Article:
Thursday, March 26, 2015

Week In Review

State Capitol Week in Review
            LITTLE ROCK – The Senate approved legislation to place a monument of the Ten Commandments on the grounds of the state Capitol.
            It would be paid for entirely with private donations, but the Secretary of State would be responsible for its placement and design. The Secretary of State’s office is in charge of maintenance of the Capitol building and its grounds.
            If a lawsuit is filed that challenges the constitutionality or legality of the bill, the state Attorney General could prepare a defense or contract with a Texas company to defend the monument. The law firm, Liberty Legal Institute, has experience in lawsuits that determine the boundaries between church and state.  It is specifically named in the bill as the company that can be hired to defend the monument.
            The bill, SB 939, was sent to the House and referred to its Committee on State Agencies and Governmental Affairs. The 2015 regular session is in its final days, so there is a sense of urgency among sponsors to expedite passage of the measure before the legislature adjourns. It has 16 Senate sponsors and 26 House sponsors. It passed the Senate by a vote of 27-to-3.
            In other news, the Senate passed SB 1013 to create a Voter Integrity Unit within the Secretary of State’s office to investigate reports of voter fraud and irregularities in elections. It would have members of both major political parties and would be independent of local government entities, so that its findings would be impartial.
            In addition to investigating election misconduct, the unit would order a recount.
            The House Committee on State Agencies advanced HB 1233 to require that campaign finance reports be submitted electronically in a digital format. It would be easier to conduct searches if all campaign finance reports were available online.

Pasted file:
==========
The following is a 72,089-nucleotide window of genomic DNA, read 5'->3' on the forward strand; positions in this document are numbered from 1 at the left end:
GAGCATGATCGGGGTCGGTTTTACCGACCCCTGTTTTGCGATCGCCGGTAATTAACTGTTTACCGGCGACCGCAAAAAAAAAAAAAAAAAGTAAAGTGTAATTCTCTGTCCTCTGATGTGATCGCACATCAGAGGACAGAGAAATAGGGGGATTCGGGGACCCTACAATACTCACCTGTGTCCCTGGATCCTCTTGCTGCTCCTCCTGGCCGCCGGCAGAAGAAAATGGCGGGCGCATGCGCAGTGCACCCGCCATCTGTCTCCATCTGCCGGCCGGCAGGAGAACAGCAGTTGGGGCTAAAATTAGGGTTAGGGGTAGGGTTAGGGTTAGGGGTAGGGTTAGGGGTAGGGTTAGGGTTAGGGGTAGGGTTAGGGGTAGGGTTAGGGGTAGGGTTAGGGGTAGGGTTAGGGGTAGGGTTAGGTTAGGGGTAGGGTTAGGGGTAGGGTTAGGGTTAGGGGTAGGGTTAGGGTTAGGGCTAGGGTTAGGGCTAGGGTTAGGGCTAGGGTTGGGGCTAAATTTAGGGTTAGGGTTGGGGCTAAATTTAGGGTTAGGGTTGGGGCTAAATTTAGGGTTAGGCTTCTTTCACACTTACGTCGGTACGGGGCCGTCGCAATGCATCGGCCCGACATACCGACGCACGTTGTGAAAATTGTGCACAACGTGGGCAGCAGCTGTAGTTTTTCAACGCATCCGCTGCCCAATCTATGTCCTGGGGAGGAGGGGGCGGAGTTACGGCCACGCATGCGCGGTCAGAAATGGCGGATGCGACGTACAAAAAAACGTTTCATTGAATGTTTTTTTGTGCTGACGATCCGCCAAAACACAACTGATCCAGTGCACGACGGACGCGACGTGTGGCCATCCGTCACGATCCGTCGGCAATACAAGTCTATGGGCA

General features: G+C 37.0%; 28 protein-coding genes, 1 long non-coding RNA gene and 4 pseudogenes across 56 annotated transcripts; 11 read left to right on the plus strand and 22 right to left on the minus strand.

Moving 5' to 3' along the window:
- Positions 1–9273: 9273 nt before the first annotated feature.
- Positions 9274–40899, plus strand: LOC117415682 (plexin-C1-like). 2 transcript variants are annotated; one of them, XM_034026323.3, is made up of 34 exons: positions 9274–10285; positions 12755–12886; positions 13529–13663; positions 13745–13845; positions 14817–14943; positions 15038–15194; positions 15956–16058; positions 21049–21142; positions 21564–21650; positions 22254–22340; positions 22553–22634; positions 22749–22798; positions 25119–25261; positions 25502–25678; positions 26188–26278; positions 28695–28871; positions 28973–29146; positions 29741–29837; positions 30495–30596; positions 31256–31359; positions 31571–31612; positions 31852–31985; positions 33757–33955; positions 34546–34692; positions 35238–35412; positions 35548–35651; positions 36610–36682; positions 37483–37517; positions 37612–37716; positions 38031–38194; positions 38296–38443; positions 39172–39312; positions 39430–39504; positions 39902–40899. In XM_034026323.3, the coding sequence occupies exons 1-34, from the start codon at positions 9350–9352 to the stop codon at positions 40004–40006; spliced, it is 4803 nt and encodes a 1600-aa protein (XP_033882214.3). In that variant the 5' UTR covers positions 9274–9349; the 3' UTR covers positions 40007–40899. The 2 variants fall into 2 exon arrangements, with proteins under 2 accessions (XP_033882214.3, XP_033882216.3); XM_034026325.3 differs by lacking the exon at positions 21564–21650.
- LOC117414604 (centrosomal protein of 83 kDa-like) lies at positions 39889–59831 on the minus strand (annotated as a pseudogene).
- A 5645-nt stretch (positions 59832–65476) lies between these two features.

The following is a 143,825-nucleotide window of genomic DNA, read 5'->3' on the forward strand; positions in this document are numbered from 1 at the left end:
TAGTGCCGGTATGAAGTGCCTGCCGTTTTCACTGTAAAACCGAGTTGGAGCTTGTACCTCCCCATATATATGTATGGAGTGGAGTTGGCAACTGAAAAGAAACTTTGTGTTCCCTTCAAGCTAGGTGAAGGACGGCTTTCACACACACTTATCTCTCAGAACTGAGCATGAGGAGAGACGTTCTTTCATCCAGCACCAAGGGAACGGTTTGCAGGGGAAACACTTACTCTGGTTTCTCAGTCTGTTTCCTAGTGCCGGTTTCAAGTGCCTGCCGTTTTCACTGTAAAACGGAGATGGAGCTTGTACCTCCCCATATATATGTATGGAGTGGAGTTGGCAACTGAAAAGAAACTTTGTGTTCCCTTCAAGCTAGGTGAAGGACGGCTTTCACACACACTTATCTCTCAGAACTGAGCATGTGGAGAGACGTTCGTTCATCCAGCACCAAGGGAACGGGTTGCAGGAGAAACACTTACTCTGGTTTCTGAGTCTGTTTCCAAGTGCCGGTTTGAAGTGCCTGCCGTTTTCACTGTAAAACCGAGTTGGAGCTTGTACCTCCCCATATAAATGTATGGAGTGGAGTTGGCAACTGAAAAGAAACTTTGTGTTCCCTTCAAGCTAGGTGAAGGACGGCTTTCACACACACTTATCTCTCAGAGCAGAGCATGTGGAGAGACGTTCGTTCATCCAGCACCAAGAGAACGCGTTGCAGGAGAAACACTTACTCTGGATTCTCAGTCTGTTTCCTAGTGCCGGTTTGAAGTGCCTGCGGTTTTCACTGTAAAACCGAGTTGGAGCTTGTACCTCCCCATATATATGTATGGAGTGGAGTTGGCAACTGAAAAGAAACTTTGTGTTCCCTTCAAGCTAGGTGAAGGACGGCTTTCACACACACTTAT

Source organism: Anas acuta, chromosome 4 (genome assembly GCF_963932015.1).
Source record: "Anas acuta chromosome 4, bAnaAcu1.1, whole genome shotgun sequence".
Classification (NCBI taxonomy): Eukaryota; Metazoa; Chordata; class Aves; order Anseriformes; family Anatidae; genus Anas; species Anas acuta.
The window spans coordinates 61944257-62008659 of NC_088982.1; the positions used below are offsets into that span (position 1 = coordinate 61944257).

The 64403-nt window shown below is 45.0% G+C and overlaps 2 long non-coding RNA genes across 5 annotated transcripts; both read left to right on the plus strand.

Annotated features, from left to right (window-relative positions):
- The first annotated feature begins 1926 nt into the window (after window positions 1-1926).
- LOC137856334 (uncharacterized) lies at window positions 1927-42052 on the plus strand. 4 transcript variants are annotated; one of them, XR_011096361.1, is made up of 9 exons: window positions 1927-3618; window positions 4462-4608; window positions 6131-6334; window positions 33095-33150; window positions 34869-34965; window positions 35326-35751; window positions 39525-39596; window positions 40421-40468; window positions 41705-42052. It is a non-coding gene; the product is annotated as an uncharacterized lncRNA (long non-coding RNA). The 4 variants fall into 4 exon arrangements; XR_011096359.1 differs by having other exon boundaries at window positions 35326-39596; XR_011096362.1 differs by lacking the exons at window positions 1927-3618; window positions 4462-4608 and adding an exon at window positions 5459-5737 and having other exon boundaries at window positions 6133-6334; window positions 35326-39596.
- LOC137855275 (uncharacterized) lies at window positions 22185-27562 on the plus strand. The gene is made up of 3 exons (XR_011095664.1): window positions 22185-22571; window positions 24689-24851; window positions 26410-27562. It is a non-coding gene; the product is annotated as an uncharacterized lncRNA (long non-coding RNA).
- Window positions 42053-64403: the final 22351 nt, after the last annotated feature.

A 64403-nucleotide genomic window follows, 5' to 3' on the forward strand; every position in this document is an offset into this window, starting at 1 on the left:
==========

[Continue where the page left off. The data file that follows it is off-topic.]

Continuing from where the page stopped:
The House approved SB 472 to address the problem of prison overcrowding. It opens new prison space, sets up more drug courts and strengthens the parole and probation system. It will go to the governor for his signature.
            The entire House approved HB 1402 to reduce the state income tax on capital gains, by a vote of 68-to-17. Currently, 40 percent of capital gains are exempt and the bill would increase the exemption to 45 percent, effective February 1. On July 1, 2016, the exemption would go up to 50 percent. Also, income from capital gains in excess of $10 million would be exempt from state income taxes.
            It would save taxpayers $6 million in Fiscal Year 2016 and $11.8 million in Fiscal Year 2017. In the closing days of the session, legislative leaders were working on how to reconcile the tax reduction with the need to fund vital state services.
Also during the closing days, there was a push to approve tax reductions on veterans’ benefits in SB 782. It would phase in tax reductions, saving veterans $4.8 million next year and $13 million in 2018, when fully in effect.
            Legislators are finalizing a state general revenue budget of about $5.2 billion for next fiscal year. General revenue comes mostly from sales taxes and individual and corporate income taxes. 
When lawmakers determine the extent of all tax reductions and the scope of all state agency spending bills, they will consider the Revenue Stabilization Act. It is the state’s balanced budget law.

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